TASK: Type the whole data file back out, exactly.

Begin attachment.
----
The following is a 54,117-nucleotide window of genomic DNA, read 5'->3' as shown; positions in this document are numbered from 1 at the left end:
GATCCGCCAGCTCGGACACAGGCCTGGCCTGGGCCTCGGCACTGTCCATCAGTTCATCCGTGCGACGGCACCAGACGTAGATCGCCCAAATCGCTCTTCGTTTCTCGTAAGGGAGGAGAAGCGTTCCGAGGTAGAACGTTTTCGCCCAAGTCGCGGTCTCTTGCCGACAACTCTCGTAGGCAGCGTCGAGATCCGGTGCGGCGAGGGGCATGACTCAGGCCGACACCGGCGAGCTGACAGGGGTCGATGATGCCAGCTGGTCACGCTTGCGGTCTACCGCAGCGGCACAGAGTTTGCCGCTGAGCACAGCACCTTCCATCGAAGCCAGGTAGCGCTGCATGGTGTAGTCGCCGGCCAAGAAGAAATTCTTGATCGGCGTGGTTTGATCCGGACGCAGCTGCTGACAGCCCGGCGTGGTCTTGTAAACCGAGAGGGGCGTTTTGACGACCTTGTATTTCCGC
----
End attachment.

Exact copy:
The following is a 54,117-nucleotide window of genomic DNA, read 5'->3' as shown; positions in this document are numbered from 1 at the left end:
GATCCGCCAGCTCGGACACAGGCCTGGCCTGGGCCTCGGCACTGTCCATCAGTTCATCCGTGCGACGGCACCAGACGTAGATCGCCCAAATCGCTCTTCGTTTCTCGTAAGGGAGGAGAAGCGTTCCGAGGTAGAACGTTTTCGCCCAAGTCGCGGTCTCTTGCCGACAACTCTCGTAGGCAGCGTCGAGATCCGGTGCGGCGAGGGGCATGACTCAGGCCGACACCGGCGAGCTGACAGGGGTCGATGATGCCAGCTGGTCACGCTTGCGGTCTACCGCAGCGGCACAGAGTTTGCCGCTGAGCACAGCACCTTCCATCGAAGCCAGGTAGCGCTGCATGGTGTAGTCGCCGGCCAAGAAGAAATTCTTGATCGGCGTGGTTTGATCCGGACGCAGCTGCTGACAGCCCGGCGTGGTCTTGTAAACCGAGAGGGGCGTTTTGACGACCTTGTATTTCCGC